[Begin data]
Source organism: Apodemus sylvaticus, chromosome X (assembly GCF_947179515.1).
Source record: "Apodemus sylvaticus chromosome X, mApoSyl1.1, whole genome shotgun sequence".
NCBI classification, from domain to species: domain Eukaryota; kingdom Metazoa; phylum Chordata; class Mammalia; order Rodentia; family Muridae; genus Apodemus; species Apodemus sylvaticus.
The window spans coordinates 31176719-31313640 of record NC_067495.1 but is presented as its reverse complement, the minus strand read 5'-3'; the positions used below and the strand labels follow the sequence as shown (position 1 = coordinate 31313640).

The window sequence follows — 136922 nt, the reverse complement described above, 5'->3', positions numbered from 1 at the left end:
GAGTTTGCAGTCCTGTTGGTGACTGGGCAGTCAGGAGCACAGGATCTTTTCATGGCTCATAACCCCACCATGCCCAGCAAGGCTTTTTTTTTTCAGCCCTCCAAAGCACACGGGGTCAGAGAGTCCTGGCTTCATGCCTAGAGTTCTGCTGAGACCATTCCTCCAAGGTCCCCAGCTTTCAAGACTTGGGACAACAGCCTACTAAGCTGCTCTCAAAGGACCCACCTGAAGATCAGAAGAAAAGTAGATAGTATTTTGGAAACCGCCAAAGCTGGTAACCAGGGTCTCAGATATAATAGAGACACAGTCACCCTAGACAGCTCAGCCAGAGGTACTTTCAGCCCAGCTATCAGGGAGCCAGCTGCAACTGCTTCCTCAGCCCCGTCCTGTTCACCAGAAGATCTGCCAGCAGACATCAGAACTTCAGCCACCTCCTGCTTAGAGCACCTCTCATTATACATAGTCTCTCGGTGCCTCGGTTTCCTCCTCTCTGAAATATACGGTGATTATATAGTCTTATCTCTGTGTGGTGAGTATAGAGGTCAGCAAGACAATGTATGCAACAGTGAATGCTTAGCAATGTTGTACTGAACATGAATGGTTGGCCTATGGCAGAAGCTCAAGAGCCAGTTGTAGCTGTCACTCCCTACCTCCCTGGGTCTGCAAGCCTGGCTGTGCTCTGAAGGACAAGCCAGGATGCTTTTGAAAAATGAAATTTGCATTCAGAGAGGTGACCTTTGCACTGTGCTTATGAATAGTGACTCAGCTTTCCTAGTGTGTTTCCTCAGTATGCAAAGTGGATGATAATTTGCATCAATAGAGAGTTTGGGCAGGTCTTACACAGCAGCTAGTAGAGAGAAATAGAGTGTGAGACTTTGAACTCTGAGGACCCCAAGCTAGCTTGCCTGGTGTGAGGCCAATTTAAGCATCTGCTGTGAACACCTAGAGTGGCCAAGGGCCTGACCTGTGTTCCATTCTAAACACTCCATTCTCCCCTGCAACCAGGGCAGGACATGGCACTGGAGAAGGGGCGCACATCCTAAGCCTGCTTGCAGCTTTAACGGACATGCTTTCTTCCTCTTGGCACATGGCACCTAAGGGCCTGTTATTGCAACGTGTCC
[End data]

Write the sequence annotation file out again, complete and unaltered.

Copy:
Source organism: Apodemus sylvaticus, chromosome X (assembly GCF_947179515.1).
Source record: "Apodemus sylvaticus chromosome X, mApoSyl1.1, whole genome shotgun sequence".
NCBI classification, from domain to species: domain Eukaryota; kingdom Metazoa; phylum Chordata; class Mammalia; order Rodentia; family Muridae; genus Apodemus; species Apodemus sylvaticus.
The window spans coordinates 31176719-31313640 of record NC_067495.1 but is presented as its reverse complement, the minus strand read 5'-3'; the positions used below and the strand labels follow the sequence as shown (position 1 = coordinate 31313640).

The window sequence follows — 136922 nt, the reverse complement described above, 5'->3', positions numbered from 1 at the left end:
GAGTTTGCAGTCCTGTTGGTGACTGGGCAGTCAGGAGCACAGGATCTTTTCATGGCTCATAACCCCACCATGCCCAGCAAGGCTTTTTTTTTTCAGCCCTCCAAAGCACACGGGGTCAGAGAGTCCTGGCTTCATGCCTAGAGTTCTGCTGAGACCATTCCTCCAAGGTCCCCAGCTTTCAAGACTTGGGACAACAGCCTACTAAGCTGCTCTCAAAGGACCCACCTGAAGATCAGAAGAAAAGTAGATAGTATTTTGGAAACCGCCAAAGCTGGTAACCAGGGTCTCAGATATAATAGAGACACAGTCACCCTAGACAGCTCAGCCAGAGGTACTTTCAGCCCAGCTATCAGGGAGCCAGCTGCAACTGCTTCCTCAGCCCCGTCCTGTTCACCAGAAGATCTGCCAGCAGACATCAGAACTTCAGCCACCTCCTGCTTAGAGCACCTCTCATTATACATAGTCTCTCGGTGCCTCGGTTTCCTCCTCTCTGAAATATACGGTGATTATATAGTCTTATCTCTGTGTGGTGAGTATAGAGGTCAGCAAGACAATGTATGCAACAGTGAATGCTTAGCAATGTTGTACTGAACATGAATGGTTGGCCTATGGCAGAAGCTCAAGAGCCAGTTGTAGCTGTCACTCCCTACCTCCCTGGGTCTGCAAGCCTGGCTGTGCTCTGAAGGACAAGCCAGGATGCTTTTGAAAAATGAAATTTGCATTCAGAGAGGTGACCTTTGCACTGTGCTTATGAATAGTGACTCAGCTTTCCTAGTGTGTTTCCTCAGTATGCAAAGTGGATGATAATTTGCATCAATAGAGAGTTTGGGCAGGTCTTACACAGCAGCTAGTAGAGAGAAATAGAGTGTGAGACTTTGAACTCTGAGGACCCCAAGCTAGCTTGCCTGGTGTGAGGCCAATTTAAGCATCTGCTGTGAACACCTAGAGTGGCCAAGGGCCTGACCTGTGTTCCATTCTAAACACTCCATTCTCCCCTGCAACCAGGGCAGGACATGGCACTGGAGAAGGGGCGCACATCCTAAGCCTGCTTGCAGCTTTAACGGACATGCTTTCTTCCTCTTGGCACATGGCACCTAAGGGCCTGTTATTGCAACGTGTCC